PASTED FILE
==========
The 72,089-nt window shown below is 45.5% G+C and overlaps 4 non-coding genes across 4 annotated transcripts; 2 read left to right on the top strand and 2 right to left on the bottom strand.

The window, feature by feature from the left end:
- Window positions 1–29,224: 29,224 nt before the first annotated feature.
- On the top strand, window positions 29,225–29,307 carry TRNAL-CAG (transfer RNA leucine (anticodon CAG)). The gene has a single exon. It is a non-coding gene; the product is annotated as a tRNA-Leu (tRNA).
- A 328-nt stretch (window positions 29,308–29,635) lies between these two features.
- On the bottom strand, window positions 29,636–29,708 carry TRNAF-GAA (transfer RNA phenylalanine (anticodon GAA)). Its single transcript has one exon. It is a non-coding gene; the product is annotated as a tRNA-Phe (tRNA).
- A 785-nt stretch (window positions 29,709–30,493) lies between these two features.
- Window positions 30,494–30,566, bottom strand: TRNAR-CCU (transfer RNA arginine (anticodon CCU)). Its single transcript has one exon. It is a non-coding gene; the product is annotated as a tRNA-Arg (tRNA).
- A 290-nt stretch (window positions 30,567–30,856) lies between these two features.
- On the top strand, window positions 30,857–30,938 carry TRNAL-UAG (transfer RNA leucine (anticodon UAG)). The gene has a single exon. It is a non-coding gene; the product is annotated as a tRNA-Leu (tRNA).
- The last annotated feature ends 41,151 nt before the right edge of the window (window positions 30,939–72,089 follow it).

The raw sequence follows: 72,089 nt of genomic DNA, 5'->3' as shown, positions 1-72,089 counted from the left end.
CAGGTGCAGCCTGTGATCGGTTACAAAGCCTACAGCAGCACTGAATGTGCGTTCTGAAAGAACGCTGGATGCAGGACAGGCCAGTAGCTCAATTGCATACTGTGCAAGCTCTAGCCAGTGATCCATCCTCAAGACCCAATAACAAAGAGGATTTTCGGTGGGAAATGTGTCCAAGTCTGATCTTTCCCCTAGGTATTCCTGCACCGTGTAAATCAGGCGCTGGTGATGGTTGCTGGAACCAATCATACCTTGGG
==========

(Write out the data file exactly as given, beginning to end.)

The 72,089-nt window shown below is 45.5% G+C and overlaps 4 non-coding genes across 4 annotated transcripts; 2 read left to right on the top strand and 2 right to left on the bottom strand.

The window, feature by feature from the left end:
- Window positions 1–29,224: 29,224 nt before the first annotated feature.
- On the top strand, window positions 29,225–29,307 carry TRNAL-CAG (transfer RNA leucine (anticodon CAG)). The gene has a single exon. It is a non-coding gene; the product is annotated as a tRNA-Leu (tRNA).
- A 328-nt stretch (window positions 29,308–29,635) lies between these two features.
- On the bottom strand, window positions 29,636–29,708 carry TRNAF-GAA (transfer RNA phenylalanine (anticodon GAA)). Its single transcript has one exon. It is a non-coding gene; the product is annotated as a tRNA-Phe (tRNA).
- A 785-nt stretch (window positions 29,709–30,493) lies between these two features.
- Window positions 30,494–30,566, bottom strand: TRNAR-CCU (transfer RNA arginine (anticodon CCU)). Its single transcript has one exon. It is a non-coding gene; the product is annotated as a tRNA-Arg (tRNA).
- A 290-nt stretch (window positions 30,567–30,856) lies between these two features.
- On the top strand, window positions 30,857–30,938 carry TRNAL-UAG (transfer RNA leucine (anticodon UAG)). The gene has a single exon. It is a non-coding gene; the product is annotated as a tRNA-Leu (tRNA).
- The last annotated feature ends 41,151 nt before the right edge of the window (window positions 30,939–72,089 follow it).

The raw sequence follows: 72,089 nt of genomic DNA, 5'->3' as shown, positions 1-72,089 counted from the left end.
CAGGTGCAGCCTGTGATCGGTTACAAAGCCTACAGCAGCACTGAATGTGCGTTCTGAAAGAACGCTGGATGCAGGACAGGCCAGTAGCTCAATTGCATACTGTGCAAGCTCTAGCCAGTGATCCATCCTCAAGACCCAATAACAAAGAGGATTTTCGGTGGGAAATGTGTCCAAGTCTGATCTTTCCCCTAGGTATTCCTGCACCGTGTAAATCAGGCGCTGGTGATGGTTGCTGGAACCAATCATACCTTGGG